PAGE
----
I Remember Connie

A tribute to the National Air and Space Museum’s Super Constellation, by those who flew it.

“After every 100 hours of flight time we’d have a post-flight inspection that would take five days to complete,” says former crew chief Bob DeVore. (Courtesy 167th Retiree Association)
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In a period of one year, 1966, our ANG unit flew 5 million patient miles. It was a privilege to be able to do it. As a young flight nurse, being responsible for sick and wounded, it was a fearsome responsibility. In my youth, being naíve, I embraced that, but a successful medical evacuation doesn't happen alone.

Master Sergeant Bobbie McBee, Loadmaster, 1958 - 1991

My job as loadmaster concerned the weight and balance of the airplane. When you loaded it, you had to make sure the balance worked out right, make sure the center of gravity was correct. The Connie was built for commercial use, so the cargo had to be man-handled, packages that two or three people could carry into the aircraft and stack. As loadmaster I'd sit there with a clipboard and a piece of paper—you'd have support people carrying packages that weigh 50 pounds, 100 pounds, 150 pounds—we'd haul around 10,000 pounds. I'd have to add it all up. You'd be in Panama, it'd be 110 degrees, you're inside that hot airplane, and you'd be sitting down there writing figures and trying to total them up. The job of the loadmaster is like… think of two kids on a seesaw. If you have one kid that weighs 150 pounds, the other weighs 50, it won't balance so good.

I remember we hauled two loads into Vietnam. We got there and the troops were complaining that half our load was Kool-Aid. They said, "Why couldn't you at least haul us some beer?"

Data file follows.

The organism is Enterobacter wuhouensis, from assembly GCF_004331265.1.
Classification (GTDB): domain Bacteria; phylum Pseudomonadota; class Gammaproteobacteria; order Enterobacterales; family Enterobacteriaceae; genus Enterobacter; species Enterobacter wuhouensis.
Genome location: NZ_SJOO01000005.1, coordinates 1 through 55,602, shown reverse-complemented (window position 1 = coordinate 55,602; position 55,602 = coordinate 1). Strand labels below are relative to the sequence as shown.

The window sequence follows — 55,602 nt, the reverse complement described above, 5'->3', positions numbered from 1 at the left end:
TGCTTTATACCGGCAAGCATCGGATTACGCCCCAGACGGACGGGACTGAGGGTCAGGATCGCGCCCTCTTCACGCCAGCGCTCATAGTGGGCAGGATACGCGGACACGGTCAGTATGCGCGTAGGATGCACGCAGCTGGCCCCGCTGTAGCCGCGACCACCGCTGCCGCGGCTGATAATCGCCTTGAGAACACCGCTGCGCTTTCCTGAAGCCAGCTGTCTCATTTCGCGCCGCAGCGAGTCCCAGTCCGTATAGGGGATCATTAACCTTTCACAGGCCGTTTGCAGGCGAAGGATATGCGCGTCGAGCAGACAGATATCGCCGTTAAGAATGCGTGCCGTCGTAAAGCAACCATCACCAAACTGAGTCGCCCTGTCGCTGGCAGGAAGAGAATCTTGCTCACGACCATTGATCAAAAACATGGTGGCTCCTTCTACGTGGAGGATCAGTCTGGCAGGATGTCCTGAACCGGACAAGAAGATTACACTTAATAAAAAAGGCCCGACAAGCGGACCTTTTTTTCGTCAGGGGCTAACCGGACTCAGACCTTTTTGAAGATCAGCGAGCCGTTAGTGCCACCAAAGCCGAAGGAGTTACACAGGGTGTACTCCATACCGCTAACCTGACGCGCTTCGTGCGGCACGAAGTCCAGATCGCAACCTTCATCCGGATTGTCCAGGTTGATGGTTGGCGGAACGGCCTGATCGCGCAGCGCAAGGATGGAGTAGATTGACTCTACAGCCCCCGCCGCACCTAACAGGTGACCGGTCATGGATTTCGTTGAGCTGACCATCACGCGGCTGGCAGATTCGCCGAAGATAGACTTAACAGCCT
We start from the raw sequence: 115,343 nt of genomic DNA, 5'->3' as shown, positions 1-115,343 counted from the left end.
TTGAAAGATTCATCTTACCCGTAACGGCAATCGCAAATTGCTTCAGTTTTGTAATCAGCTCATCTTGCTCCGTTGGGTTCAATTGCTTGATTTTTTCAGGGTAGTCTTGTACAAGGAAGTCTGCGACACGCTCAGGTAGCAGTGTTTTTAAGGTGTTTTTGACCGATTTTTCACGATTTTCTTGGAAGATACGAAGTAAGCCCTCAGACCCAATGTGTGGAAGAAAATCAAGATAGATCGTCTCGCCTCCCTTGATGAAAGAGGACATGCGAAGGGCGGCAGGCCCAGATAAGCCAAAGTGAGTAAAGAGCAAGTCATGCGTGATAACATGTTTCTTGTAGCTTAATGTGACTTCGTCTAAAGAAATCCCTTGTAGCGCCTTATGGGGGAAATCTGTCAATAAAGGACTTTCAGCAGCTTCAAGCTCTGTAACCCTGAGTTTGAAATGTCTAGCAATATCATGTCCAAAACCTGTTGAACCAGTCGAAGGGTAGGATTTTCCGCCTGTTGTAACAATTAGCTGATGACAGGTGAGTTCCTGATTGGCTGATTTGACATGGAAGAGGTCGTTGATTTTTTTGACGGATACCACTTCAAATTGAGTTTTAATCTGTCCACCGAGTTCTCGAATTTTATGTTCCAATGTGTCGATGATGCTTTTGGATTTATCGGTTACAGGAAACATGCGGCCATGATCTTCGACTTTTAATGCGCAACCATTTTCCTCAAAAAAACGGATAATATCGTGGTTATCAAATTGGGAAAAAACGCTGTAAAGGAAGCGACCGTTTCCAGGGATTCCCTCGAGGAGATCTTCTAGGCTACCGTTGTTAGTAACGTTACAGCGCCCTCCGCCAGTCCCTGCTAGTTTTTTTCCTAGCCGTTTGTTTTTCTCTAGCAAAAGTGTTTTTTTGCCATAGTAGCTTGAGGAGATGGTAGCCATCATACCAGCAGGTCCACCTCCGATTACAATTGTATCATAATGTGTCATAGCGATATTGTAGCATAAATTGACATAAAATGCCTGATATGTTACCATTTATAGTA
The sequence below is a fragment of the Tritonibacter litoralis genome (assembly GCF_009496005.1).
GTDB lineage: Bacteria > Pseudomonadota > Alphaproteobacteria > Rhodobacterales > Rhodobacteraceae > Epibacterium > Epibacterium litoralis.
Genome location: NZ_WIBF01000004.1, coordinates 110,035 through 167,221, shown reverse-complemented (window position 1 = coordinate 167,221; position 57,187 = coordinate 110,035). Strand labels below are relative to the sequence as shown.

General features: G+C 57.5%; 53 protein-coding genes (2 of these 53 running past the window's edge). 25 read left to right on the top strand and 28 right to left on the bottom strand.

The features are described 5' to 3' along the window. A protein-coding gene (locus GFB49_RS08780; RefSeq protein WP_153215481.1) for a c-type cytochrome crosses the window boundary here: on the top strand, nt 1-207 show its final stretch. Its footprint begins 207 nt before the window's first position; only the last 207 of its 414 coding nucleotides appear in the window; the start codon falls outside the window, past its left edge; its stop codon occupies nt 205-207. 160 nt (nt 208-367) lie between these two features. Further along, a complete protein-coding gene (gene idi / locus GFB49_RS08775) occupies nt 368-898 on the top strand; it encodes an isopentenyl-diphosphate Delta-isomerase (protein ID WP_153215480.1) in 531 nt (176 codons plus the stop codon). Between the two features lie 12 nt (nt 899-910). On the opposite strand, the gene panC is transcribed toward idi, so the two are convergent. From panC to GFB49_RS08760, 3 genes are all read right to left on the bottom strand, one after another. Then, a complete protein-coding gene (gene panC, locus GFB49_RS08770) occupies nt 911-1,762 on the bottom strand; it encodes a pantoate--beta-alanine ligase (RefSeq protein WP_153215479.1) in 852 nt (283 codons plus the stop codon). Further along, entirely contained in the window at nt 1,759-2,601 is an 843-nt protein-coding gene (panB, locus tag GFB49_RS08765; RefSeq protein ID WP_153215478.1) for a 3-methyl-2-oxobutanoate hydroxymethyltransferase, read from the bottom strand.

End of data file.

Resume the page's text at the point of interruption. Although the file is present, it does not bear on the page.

Later on, when they started coming out with jets, new people weren't used to the old piston-engine planes. The airplane would sit overnight, and a lot of the oil would drain down to the bottom of the cylinders. And when you start that thing up—I remember one time we were someplace in Europe, and the tower called, "You all on fire? You need assistance?" You could hardly see the airplane for the smoke. They weren't used to seeing an old airplane like that.

Senior Master Sergeant Bob DeVore, Crew Chief, 1961 - 1995

The Crew Chief is assigned to one aircraft, and he's responsible for the maintenance pre-flight inspection. That's prior to turning it over to the flight crew, which does its own pre-flight inspection. You repair items essential to the flight, such as tires or leaks. If there's a discrepancy in your inspection, you repair it. You do engine work; you build up tires, put them back on the aircraft, service the aircraft with fuel and oil, clean it, and wash it periodically. Also, with the Connie, you rearrange the seating. We hauled cargo and passengers, and you'd place or remove the seats in the aircraft. Every 100 hours of flight time you'd have a post-flight inspection. This was a scheduled inspection based on the number of flying hours. You'd go over the airframe, and this inspection would take us five days. You'd repair what was necessary, engines, whatever was needed.

I remember one 100-hour inspection that we did. It was during a snowstorm, it snowed all night long. We had huts that we put on the engines to protect them a little bit, and we also used ground heaters. In doing that, a lot of the snow started melting off of the wings, but not the tail. We had maybe a foot of snow that night. Pretty soon we noticed that the nose gear was pretty high off the ground, and the strut was extended. Next thing you know the airplane was sitting on its tail, with its nose off the ground. We put heavy, inflatable rubberized bags under the wings and fuselage. We cleaned the snow off the tail, and gradually let the air out of the bags, just gradually let the airplane down. The props were slightly damaged, and we had to change them. Other than that, there wasn't any serious damage.

Chief Master Sergeant James S. Roberts, Chief Flight Engineer, 1956 - 1989

Chief flight engineer was the best job that the Air Force had to offer an enlisted man like myself. The C-121 was one of the very few airplanes that the Air Force had where the pilot didn't start the engines. The flight engineer started the engines, did all of the engine work. We managed the engines and the fuel. The pilot would line up on the runway, and say max power, you'd pooch the throttles forward, and hold the throttles forward to get him off the ground, and set the climb power, and the cruise power, and he didn't touch the throttles at all until he landed. Just prior to touchdown, he took over control of the throttle.

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